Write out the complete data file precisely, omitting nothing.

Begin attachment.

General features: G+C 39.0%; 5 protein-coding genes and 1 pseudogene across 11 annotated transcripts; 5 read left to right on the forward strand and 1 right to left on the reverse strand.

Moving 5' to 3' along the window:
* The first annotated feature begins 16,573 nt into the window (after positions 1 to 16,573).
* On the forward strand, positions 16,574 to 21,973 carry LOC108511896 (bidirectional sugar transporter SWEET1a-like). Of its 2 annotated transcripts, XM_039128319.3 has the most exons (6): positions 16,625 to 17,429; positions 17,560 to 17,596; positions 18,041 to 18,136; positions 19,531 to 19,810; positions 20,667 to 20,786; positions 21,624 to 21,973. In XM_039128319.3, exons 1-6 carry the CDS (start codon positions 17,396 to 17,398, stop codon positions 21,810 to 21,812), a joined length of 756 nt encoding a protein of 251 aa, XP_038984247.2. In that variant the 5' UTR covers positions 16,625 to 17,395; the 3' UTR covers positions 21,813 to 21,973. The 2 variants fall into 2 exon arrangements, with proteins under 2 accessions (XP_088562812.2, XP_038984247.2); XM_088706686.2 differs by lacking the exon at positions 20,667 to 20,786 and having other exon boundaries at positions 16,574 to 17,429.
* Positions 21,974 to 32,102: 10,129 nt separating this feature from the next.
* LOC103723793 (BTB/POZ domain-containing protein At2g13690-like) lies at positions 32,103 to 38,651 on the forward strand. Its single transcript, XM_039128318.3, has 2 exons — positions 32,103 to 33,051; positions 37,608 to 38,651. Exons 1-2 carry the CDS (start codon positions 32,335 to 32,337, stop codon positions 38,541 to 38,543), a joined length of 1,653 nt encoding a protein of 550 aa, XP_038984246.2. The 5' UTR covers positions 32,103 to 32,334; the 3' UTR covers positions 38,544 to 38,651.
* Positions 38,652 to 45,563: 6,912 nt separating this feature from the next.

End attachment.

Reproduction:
General features: G+C 39.0%; 5 protein-coding genes and 1 pseudogene across 11 annotated transcripts; 5 read left to right on the forward strand and 1 right to left on the reverse strand.

Moving 5' to 3' along the window:
* The first annotated feature begins 16,573 nt into the window (after positions 1 to 16,573).
* On the forward strand, positions 16,574 to 21,973 carry LOC108511896 (bidirectional sugar transporter SWEET1a-like). Of its 2 annotated transcripts, XM_039128319.3 has the most exons (6): positions 16,625 to 17,429; positions 17,560 to 17,596; positions 18,041 to 18,136; positions 19,531 to 19,810; positions 20,667 to 20,786; positions 21,624 to 21,973. In XM_039128319.3, exons 1-6 carry the CDS (start codon positions 17,396 to 17,398, stop codon positions 21,810 to 21,812), a joined length of 756 nt encoding a protein of 251 aa, XP_038984247.2. In that variant the 5' UTR covers positions 16,625 to 17,395; the 3' UTR covers positions 21,813 to 21,973. The 2 variants fall into 2 exon arrangements, with proteins under 2 accessions (XP_088562812.2, XP_038984247.2); XM_088706686.2 differs by lacking the exon at positions 20,667 to 20,786 and having other exon boundaries at positions 16,574 to 17,429.
* Positions 21,974 to 32,102: 10,129 nt separating this feature from the next.
* LOC103723793 (BTB/POZ domain-containing protein At2g13690-like) lies at positions 32,103 to 38,651 on the forward strand. Its single transcript, XM_039128318.3, has 2 exons — positions 32,103 to 33,051; positions 37,608 to 38,651. Exons 1-2 carry the CDS (start codon positions 32,335 to 32,337, stop codon positions 38,541 to 38,543), a joined length of 1,653 nt encoding a protein of 550 aa, XP_038984246.2. The 5' UTR covers positions 32,103 to 32,334; the 3' UTR covers positions 38,544 to 38,651.
* Positions 38,652 to 45,563: 6,912 nt separating this feature from the next.